The U.S. Nuclear Regulatory Commission (NRC, the Commission) is considering issuance of a renewed Facility Operating License No. CX-22, to be held by the Rensselaer Polytechnic Institute (RPI, the licensee), which would authorize continued operation of the Rensselaer Polytechnic Institute Critical Experiments Facility (RCF), located in Schenectady, Schenectady County, New York. Therefore, as required by Title 10 of the Code of Federal Regulations (10 CFR) Section 51.21, the NRC is issuing this Environmental Assessment (EA) and Finding of No Significant Impact.Start Printed Page 34771
Identification of the Proposed Action
The proposed action would renew Facility Operating License No. CX-22 for a period of twenty years from the date of issuance of the renewed license. The proposed action is in accordance with the licensee's application dated November 19, 2002, as supplemented by letters dated July 21, July 28, and September 3, 2008; June 28, August 31, October 14, and October 28, 2010; and February 14 and May 9, 2011. In accordance with 10 CFR 2.109, the existing license remains in effect until the NRC takes final action on the renewal application.
Need for the Proposed Action
The proposed action is needed to allow the continued operation of the RCF to routinely provide teaching, research, and services to numerous institutions for a period of 20 years.
Environmental Impact of the Proposed Action
The NRC staff has completed its safety evaluation of the proposed action to issue a renewed Facility Operating License No. CX-22 to allow continued operation of the RCF for a period of twenty years and concludes there is reasonable assurance that the RCF will continue to operate safely for the additional period of time specified in the renewed license. The details of the NRC staff's safety evaluation will be provided with the renewed license that will be issued as part of the letter to the licensee approving the license renewal application. This document contains the environmental assessment of the proposed action.
The RCF is located on the south bank of the Mohawk River, approximately 24 kilometers (km) (15 miles (mi)) northwest of the main RPI campus. The building housing the RCF is a stand-alone concrete structure previously owned by the American Locomotive Company. An exhaust stack discharges RCF ventilation 15 meters (m) (50 feet (ft)) above ground level. A chain-link fence and controlled access gates enclose the exclusion area surrounding the building. The exclusion area measures approximately 30 m (100 ft) by 30 m (100 ft). The nearest permanent residence is located 350 m (1150 ft) to the southeast.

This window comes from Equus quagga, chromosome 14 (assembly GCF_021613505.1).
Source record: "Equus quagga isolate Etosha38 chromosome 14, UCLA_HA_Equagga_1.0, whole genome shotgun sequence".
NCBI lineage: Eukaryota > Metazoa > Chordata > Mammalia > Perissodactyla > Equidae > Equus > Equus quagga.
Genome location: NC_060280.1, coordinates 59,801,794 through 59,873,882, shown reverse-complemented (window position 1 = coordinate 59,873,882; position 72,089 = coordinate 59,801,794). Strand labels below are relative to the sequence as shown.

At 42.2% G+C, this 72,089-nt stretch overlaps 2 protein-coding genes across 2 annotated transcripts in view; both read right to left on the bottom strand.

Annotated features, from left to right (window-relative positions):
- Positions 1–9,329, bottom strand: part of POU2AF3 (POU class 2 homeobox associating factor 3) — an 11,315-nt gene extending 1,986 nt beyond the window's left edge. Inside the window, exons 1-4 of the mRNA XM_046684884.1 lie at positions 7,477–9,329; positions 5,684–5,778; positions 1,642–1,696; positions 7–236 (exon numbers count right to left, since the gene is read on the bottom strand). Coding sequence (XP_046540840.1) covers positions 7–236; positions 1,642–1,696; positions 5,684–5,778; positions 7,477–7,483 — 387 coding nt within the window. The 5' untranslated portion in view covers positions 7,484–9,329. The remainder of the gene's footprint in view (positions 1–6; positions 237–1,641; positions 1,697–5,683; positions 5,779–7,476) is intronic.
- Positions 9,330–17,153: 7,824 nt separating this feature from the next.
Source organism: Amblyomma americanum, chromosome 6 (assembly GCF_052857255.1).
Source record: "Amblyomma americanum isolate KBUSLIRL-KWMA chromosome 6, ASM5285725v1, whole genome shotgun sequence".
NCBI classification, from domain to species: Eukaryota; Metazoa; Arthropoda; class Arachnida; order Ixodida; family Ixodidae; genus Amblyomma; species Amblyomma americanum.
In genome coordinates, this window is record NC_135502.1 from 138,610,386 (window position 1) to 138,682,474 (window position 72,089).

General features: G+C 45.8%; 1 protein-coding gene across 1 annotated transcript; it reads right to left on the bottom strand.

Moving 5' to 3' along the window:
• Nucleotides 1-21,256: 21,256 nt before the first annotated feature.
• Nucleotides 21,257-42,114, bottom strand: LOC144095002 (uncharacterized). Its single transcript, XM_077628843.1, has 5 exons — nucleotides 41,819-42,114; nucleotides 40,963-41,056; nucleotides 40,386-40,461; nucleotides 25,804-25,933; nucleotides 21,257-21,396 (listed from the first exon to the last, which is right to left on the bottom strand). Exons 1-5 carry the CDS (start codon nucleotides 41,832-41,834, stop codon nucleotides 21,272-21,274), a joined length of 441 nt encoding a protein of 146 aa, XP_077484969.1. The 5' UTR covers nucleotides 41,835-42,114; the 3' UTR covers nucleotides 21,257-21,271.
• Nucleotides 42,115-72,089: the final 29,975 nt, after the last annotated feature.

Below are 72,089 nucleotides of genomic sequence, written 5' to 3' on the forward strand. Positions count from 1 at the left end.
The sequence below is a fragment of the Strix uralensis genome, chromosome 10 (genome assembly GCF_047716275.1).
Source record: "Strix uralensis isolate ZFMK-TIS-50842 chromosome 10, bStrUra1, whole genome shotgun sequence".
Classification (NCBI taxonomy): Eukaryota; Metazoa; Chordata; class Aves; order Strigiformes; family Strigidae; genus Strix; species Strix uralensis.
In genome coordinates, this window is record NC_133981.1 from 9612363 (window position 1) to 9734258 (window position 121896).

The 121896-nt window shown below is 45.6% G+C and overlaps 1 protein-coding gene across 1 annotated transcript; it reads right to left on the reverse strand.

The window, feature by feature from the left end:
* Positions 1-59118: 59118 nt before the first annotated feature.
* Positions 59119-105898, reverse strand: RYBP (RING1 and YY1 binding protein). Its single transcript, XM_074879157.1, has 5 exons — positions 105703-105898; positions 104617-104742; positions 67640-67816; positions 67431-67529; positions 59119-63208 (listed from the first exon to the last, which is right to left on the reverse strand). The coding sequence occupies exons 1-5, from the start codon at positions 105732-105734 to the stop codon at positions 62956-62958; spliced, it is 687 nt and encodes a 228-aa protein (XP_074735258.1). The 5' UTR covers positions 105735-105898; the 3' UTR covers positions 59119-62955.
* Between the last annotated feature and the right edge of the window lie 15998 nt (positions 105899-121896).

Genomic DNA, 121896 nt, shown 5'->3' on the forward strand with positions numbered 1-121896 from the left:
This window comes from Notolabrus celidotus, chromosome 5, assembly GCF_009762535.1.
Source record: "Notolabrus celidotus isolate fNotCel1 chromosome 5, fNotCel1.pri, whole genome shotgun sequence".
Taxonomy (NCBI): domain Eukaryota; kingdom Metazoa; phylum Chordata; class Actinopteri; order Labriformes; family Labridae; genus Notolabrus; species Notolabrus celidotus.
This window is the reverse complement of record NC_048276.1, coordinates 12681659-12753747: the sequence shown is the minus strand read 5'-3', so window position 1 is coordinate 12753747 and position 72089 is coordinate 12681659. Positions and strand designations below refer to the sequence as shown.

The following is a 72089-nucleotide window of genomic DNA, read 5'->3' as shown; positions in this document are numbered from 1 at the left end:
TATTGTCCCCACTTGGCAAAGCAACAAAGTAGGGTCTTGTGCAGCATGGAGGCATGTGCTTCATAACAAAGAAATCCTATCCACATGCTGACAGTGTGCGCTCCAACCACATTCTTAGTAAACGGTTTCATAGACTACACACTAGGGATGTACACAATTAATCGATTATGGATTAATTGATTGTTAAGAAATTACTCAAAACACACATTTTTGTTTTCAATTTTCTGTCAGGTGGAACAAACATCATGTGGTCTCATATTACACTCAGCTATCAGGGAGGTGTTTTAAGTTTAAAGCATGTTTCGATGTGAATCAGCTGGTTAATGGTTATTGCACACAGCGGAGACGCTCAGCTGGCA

The RCF is a light-water-moderated critical facility licensed to operate at a maximum steady-state power level of 100 watts thermal power (W(t)). The core is located in a 7600 liter (l) (2000 gallon (gal)) stainless steel tank with an inner diameter of 2.1 m (7 ft). The reactor is fueled with low enriched uranium SPERT fuel pins. Reactivity control is provided by four Boron-10 control rods. A detailed description of the reactor can be found in the RCF Safety Analysis Report (SAR). There have been no major modifications to the facility operating license since Amendment No. 7, dated July 7, 1987, which ordered the licensee to convert the reactor to use low-enriched uranium fuel.
The licensee has not requested any changes to the facility design or operating conditions as part of the application for license renewal. No changes are being made in the types or quantities of effluents that may be released off site. The licensee implements a radiation protection program to monitor personnel exposures and radiation dose at the site boundary. As discussed in the NRC staff's safety evaluation, the radiation protection program is appropriate for the types and quantities of effluents expected to be generated by continued operation of the reactor. Accordingly, there would be no increase in routine occupational or public radiation exposure as a result of license renewal. As discussed in the NRC staff's safety evaluation, the proposed action will not significantly increase the probability or consequences of accidents. Therefore, license renewal would not change the environmental impact of facility operation. The NRC staff evaluated information contained in the licensee's application and data reported to the NRC by the licensee for the last five years of operation to determine the projected radiological impact of the facility on the environment during the period of the renewed license. The NRC staff finds that releases of radioactive material and personnel exposures were all well within applicable regulatory limits, and often below detection limits. Based on this evaluation, the NRC staff concludes that continued operation of the reactor should not have a significant environmental impact.
I. Radiological Impact
Environmental Effects of Reactor Operations